Vigilers felt the closure process was flawed. Seitz notes the Vatican did reprimand the archdiocese for failure to follow canon law for closings, and “in mislabeling merged parishes as ‘suppressed,’ the archdiocese applied the wrong canon and seized the assets of closed parishes for itself.” Vigilers believed they were targeted because of their parishes’ assets, or their “independent-minded priests.” Seitz quotes them unapologetically comparing Boston Cardinal Sean O’Malley and his lieutenants to Hitler, mobsters, communists and Washington bureaucrats, but he finds the reasons behind the vigils complex and nuanced. “The occupations brought new life to conflicts that had been lingering since the mid-20th century -- over authority, sacrifice, sacred presence, and belonging -- by pitting Catholics against some of their leaders on a matter of great mutual urgency.”
The Catholic-schools-educated re-sisters, generally born between 1930 and 1960, had witnessed the transformation of the Mass from Latin to English, and had seen the decline in popularity of the sacrament of penance and Marian devotions. In the closed churches, they recited the rosary daily and held weekly Communion services with consecrated hosts (provided confidentially by sympathetic priests).
The resisters made it clear to Seitz that they saw their occupations not as protests but as vigils, a form of stewardship. Seitz tells us that language and directives from the Second Vatican Council inform much of the action and rationale of the resisters: “A new, mature, independent laity is emerging and we are its vanguard.”
In fact, Seitz adds, the resisters were eager “to prove themselves ‘more Catholic’ than the hierarchy. Maintaining standards over the use of sacred space became a way to assert superiority over the hierarchy who, they reasoned, just wanted to shut down the parish and desanctify it once and for all.”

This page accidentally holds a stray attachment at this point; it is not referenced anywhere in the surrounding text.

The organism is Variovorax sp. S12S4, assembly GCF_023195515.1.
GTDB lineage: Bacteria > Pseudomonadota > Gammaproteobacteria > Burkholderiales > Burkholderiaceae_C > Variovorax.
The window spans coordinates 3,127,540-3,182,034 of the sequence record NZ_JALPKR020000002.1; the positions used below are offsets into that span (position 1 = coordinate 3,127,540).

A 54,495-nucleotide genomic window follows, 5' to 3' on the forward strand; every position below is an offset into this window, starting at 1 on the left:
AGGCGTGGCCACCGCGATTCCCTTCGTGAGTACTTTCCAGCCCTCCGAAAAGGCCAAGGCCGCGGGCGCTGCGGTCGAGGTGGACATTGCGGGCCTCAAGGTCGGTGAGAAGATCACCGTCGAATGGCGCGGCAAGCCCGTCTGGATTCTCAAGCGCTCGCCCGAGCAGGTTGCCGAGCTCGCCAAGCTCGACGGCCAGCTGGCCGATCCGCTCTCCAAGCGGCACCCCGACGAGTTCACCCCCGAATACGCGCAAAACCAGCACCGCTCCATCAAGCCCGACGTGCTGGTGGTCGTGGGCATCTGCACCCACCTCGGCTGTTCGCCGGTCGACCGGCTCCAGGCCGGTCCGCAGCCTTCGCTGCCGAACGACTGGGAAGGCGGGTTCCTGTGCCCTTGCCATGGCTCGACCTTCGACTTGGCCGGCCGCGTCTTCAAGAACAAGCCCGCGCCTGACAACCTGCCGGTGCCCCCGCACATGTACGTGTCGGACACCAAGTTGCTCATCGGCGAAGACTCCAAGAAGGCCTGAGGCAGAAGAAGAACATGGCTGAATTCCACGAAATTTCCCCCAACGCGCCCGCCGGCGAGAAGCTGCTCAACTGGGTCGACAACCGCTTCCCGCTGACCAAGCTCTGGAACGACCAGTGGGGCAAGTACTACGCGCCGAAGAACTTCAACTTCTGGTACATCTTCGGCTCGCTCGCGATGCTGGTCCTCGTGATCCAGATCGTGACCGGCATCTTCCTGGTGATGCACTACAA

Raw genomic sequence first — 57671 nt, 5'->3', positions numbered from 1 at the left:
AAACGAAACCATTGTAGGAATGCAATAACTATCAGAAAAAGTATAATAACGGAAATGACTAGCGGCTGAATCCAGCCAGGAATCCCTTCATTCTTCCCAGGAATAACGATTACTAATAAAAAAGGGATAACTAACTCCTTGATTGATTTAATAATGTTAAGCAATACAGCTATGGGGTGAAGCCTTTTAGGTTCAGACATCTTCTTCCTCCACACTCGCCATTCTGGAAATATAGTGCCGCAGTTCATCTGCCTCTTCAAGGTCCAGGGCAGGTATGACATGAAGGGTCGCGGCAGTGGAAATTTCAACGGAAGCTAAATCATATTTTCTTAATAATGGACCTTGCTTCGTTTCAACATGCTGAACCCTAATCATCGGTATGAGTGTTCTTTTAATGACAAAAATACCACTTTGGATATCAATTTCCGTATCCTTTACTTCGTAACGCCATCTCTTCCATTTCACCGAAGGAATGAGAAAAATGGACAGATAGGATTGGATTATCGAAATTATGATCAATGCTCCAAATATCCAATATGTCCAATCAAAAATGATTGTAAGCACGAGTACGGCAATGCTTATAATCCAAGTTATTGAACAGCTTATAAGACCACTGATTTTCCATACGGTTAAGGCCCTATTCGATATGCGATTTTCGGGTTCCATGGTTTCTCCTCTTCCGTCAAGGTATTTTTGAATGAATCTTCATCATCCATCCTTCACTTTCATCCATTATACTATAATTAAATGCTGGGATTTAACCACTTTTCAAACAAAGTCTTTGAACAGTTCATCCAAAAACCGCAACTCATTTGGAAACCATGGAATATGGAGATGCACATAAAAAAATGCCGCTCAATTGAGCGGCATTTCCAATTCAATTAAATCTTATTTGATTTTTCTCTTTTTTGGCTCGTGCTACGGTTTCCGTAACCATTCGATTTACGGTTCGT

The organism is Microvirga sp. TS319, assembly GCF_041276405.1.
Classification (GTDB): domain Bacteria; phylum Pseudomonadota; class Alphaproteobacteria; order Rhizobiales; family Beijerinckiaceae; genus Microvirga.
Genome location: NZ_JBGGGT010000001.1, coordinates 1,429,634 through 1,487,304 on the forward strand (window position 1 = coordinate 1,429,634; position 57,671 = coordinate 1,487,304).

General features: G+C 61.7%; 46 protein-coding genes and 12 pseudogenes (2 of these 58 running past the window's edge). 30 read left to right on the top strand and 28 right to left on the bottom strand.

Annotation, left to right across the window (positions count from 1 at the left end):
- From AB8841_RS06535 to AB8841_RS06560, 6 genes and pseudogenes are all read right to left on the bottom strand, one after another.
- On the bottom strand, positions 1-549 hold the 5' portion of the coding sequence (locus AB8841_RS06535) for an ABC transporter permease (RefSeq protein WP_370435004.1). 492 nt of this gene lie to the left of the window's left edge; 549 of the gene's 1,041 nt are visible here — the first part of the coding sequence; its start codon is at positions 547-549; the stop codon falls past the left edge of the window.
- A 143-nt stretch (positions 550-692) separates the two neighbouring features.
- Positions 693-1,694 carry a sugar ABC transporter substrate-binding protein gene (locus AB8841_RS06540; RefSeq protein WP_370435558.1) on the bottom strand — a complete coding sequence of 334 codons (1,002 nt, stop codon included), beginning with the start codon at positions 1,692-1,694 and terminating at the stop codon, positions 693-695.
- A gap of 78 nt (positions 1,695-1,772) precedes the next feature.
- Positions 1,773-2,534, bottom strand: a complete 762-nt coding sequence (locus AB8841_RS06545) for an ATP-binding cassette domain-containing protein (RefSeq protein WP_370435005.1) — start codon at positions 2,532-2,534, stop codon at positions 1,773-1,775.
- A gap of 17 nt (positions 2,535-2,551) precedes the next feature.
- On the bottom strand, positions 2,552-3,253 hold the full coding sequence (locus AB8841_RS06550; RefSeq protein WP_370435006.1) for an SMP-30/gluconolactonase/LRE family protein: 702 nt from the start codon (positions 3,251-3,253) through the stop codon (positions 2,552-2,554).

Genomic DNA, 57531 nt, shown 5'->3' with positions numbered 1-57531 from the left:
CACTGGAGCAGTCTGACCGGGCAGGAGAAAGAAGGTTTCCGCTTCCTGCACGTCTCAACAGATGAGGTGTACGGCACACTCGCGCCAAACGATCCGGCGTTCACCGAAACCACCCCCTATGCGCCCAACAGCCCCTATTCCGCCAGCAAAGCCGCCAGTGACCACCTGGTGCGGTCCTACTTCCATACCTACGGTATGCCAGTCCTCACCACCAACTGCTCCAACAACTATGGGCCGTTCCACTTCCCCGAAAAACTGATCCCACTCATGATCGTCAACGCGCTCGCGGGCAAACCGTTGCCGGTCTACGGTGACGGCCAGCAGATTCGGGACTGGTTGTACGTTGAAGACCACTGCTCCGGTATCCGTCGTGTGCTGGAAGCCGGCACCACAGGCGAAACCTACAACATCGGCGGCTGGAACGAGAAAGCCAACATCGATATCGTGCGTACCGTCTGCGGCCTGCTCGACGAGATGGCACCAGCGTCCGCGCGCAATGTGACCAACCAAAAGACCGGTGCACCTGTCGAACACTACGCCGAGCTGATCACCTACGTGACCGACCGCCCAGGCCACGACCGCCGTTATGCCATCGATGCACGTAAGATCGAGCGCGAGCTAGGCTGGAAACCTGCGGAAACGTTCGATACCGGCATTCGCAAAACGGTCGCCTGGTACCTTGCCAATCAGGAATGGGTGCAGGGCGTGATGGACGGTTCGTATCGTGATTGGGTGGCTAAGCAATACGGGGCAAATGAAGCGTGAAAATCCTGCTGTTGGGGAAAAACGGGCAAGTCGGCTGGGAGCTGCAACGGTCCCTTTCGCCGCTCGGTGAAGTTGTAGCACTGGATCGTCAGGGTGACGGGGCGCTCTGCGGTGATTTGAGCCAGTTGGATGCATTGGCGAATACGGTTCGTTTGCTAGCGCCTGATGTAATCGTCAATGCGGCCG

The legacy of Vatican II (1962-65), samples of parish bulletins and booklets Seitz culled from the 1980s and ’90s, and directives from “progressive” pastors all emphasized the rewards, sacrifice and duty of parish ownership among the faithful. In the decades that followed Vatican II, ownership of the parish was encouraged and a seamless connection was cultivated between the church as the people of God and the local, physical church buildings.
Is it any wonder that these same people of God reacted the way that they did when someone outside the parish said he was closing their church and dispersing its sacred objects?
Note: The Boston archdiocese revoked the closure of St. Albert the Great, which operates as a full parish today. On Sept. 30, the archdiocese sold St. Jeremiah’s church building, parking lot and rectory for $2 million to the Syro-Malabar diocese, a part of the Eastern Catholic Church. The Vatican denied a final appeal by the former St. Jeremiah parishioners and the vigil ended. The archdiocese has relegated six remaining churches to profane use in preparation for sale. Vigils continue in three of these churches today, including St. Frances Xavier Cabrini Church in Scituate, pictured above.
[Kathleen L. Sullivan is a writer from Boston.]